According to one of the chimi’s origin stories, it is believed that the name came from an adult’s attempt to not swear. Per Taste, the latter half of "chimichanga" sounds like a cuss word in Spanish, and according to this particular theory, when Monica Flin of Tucson’s El Charro unintentionally plopped a burrito in the fryer, she made up a new word so as not to use an expletive around kids. However, as What’s Cooking America noted, Macayo’s in Phoenix says "chimichanga" loosely means "toasted monkey" ("chango" is "monkey" in Spanish). Another theory, as OC Weekly pointed out, is that the word may or may not be rooted in Chinese. And according to El Charro Cafe, the word is a nonsense word, closer to "thingamajig." Whatever the case, the name stuck.
Yes, cheesecake chimichangas are a thing
We bet there are a lot of things you didn’t know about cheesecake, including the fact that cheesecake chimichangas exist. Yes, they are a real thing, and they might lurk closer to home than you think. These stealthy menu items flesh out dessert menus for restaurants across the country, and if you’re really ambitious, you can try making them yourself.
Cheesecake chimichangas come in many flavors, but the heart is simple. While a traditional chimichanga packs most of its goodies on the inside, cheesecake chimichangas usually have cheesecake and only cheesecake in the middle. The flavors swirled, drizzled, or layered on regular cheesecakes appear as toppings, like the caramel sauce on the version from Southside Jonesy’s Taco House. Other restaurants take Taco Bueno’s approach and make their cheesecake chimichangas churro style with sugar and spice on the outside of the tortilla.
If you love cheesecake but wish it came with a little more crunch, look for these treats at your local taco shops. You may be surprised what flavors you discover. You may have a regional variety unlike anything we’ve mentioned.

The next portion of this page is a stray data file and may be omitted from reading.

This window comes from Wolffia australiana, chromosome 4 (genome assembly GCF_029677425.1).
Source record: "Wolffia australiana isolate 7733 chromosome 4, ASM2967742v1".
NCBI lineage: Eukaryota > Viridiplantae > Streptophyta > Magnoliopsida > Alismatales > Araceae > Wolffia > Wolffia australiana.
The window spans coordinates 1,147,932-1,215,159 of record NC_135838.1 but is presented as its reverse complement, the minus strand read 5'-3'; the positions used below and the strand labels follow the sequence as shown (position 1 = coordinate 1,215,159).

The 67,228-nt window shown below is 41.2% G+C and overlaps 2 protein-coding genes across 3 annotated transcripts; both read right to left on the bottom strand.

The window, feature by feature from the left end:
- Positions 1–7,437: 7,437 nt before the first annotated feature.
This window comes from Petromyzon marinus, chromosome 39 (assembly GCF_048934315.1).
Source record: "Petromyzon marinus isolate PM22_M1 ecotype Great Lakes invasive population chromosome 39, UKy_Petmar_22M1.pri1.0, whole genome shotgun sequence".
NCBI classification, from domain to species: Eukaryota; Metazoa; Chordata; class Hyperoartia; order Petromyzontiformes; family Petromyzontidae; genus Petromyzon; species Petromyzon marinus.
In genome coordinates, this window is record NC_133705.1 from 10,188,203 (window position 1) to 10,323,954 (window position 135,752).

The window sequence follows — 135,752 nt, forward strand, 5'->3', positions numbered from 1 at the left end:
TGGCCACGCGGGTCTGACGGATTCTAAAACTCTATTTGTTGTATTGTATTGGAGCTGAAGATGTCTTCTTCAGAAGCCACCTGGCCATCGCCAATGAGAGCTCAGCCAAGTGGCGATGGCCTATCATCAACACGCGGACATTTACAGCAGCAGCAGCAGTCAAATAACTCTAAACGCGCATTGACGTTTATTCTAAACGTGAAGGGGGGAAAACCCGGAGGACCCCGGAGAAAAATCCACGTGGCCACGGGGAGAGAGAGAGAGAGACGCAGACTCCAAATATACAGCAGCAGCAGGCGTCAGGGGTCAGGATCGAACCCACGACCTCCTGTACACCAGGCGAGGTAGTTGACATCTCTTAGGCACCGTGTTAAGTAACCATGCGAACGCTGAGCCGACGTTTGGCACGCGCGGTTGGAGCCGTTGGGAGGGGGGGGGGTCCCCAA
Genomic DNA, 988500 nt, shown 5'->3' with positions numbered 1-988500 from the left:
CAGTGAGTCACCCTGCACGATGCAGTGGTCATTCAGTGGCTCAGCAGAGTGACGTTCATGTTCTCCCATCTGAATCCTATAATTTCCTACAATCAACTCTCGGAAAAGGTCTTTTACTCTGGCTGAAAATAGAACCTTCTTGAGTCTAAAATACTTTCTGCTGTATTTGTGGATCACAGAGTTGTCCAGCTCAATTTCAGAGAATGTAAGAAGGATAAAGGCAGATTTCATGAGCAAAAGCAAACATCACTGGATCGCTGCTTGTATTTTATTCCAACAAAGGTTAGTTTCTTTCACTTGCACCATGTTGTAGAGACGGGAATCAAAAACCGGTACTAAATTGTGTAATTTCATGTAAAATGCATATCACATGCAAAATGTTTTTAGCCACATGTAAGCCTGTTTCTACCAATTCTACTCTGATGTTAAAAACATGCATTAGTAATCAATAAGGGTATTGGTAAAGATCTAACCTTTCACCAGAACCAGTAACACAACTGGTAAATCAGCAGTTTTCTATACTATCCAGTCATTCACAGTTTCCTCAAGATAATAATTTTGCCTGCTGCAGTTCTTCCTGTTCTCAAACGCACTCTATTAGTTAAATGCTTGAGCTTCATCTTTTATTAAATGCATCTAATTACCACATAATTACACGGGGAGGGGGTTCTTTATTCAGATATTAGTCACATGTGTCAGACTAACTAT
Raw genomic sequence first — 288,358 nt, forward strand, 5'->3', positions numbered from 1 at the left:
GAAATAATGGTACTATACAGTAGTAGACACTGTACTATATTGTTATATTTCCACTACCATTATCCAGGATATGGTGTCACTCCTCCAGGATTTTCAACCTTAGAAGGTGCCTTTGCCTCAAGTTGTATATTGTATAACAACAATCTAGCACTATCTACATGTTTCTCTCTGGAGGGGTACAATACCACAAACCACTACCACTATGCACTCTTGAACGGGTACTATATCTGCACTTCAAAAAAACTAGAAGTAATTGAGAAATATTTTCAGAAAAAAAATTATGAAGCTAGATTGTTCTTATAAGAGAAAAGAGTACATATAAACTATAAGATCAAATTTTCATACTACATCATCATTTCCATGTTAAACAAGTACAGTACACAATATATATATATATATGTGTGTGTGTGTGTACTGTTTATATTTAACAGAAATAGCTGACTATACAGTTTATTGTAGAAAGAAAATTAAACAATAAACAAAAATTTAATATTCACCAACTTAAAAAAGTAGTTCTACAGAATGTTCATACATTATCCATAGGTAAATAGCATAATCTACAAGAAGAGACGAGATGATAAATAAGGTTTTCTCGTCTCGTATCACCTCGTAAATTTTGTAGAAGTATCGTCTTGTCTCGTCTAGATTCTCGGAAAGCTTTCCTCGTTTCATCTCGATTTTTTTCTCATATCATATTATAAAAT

They’re a comic book catchphrase
Marvel’s trash-talking, third-wall-breaking anti-hero Deadpool has a very close and personal relationship with the chimichanga. Although he frequently enjoys other kinds of junk food in the comics, cartoons, and films he appears in, the chimichanga became his literal catchphrase.
Only the writers know why of all the deep-fried beauties in the world, the chimichanga won this particular pageant, but the creative choice secured the dish’s future in the hearts and minds of the character’s broad fanbase. Hey, given that the word may or may not have been inspired by a cuss word, it suits the foul-mouthed character.
It’s hard to overstate how entrenched chimichangas are with Deadpool and his popular image. You can try the official recipe for Deadpool’s chimichanga in either one of two Marvel cookbooks, one of which is entirely dedicated to Deadpool. Prefer collectables? Good news. Funko Pop has you covered with a tiny Deadpool figurine selling chimichangas out of his very own food truck. His fans love him, but they seem to love him most when he has a chimi.
The longest chimichanga was over 25 feet long
While the backstory of the dish may be up for debate, no one can argue over who has the biggest chimichanga. It’s a matter of record. In fact, it’s a world record.
One of the dueling restaurants with a claim to the chimichanga’s first dip in a deep-fryer, Macayo’s organized an official world record attempt as part of the restaurant’s 75-year anniversary festivities. Restaurant employees teamed up in 2021 to make a 25-foot and 7-inch chimichanga. Macayo’s shared the monster meal, made with 500 pounds of shredded chicken and over 200 pounds each of refried beans and rice, with the community.